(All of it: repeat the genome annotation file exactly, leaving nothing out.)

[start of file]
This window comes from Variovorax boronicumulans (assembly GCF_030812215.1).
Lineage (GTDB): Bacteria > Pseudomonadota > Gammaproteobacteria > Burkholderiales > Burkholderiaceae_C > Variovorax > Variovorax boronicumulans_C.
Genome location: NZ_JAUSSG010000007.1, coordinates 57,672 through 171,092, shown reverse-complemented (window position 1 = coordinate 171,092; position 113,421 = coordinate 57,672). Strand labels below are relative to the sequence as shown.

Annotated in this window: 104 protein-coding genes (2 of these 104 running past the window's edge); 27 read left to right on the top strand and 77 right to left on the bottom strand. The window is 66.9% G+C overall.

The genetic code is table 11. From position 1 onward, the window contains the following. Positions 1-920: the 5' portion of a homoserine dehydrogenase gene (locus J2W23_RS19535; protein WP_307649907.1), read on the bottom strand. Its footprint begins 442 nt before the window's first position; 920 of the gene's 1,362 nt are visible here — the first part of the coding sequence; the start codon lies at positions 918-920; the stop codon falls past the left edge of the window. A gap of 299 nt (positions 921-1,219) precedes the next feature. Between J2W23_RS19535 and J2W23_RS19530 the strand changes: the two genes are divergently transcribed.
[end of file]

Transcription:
This window comes from Variovorax boronicumulans (assembly GCF_030812215.1).
Lineage (GTDB): Bacteria > Pseudomonadota > Gammaproteobacteria > Burkholderiales > Burkholderiaceae_C > Variovorax > Variovorax boronicumulans_C.
Genome location: NZ_JAUSSG010000007.1, coordinates 57,672 through 171,092, shown reverse-complemented (window position 1 = coordinate 171,092; position 113,421 = coordinate 57,672). Strand labels below are relative to the sequence as shown.

Annotated in this window: 104 protein-coding genes (2 of these 104 running past the window's edge); 27 read left to right on the top strand and 77 right to left on the bottom strand. The window is 66.9% G+C overall.

The genetic code is table 11. From position 1 onward, the window contains the following. Positions 1-920: the 5' portion of a homoserine dehydrogenase gene (locus J2W23_RS19535; protein WP_307649907.1), read on the bottom strand. Its footprint begins 442 nt before the window's first position; 920 of the gene's 1,362 nt are visible here — the first part of the coding sequence; the start codon lies at positions 918-920; the stop codon falls past the left edge of the window. A gap of 299 nt (positions 921-1,219) precedes the next feature. Between J2W23_RS19535 and J2W23_RS19530 the strand changes: the two genes are divergently transcribed.